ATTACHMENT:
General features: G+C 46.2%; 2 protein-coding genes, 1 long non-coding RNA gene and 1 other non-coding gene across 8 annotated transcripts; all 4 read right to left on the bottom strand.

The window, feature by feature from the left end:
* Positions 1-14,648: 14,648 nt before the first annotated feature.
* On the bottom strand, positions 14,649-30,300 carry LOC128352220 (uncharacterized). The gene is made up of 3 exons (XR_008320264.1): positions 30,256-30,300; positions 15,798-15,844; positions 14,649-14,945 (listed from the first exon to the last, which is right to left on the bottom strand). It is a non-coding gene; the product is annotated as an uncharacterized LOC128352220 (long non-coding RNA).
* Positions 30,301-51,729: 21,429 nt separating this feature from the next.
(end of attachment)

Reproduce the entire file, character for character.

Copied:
General features: G+C 46.2%; 2 protein-coding genes, 1 long non-coding RNA gene and 1 other non-coding gene across 8 annotated transcripts; all 4 read right to left on the bottom strand.

The window, feature by feature from the left end:
* Positions 1-14,648: 14,648 nt before the first annotated feature.
* On the bottom strand, positions 14,649-30,300 carry LOC128352220 (uncharacterized). The gene is made up of 3 exons (XR_008320264.1): positions 30,256-30,300; positions 15,798-15,844; positions 14,649-14,945 (listed from the first exon to the last, which is right to left on the bottom strand). It is a non-coding gene; the product is annotated as an uncharacterized LOC128352220 (long non-coding RNA).
* Positions 30,301-51,729: 21,429 nt separating this feature from the next.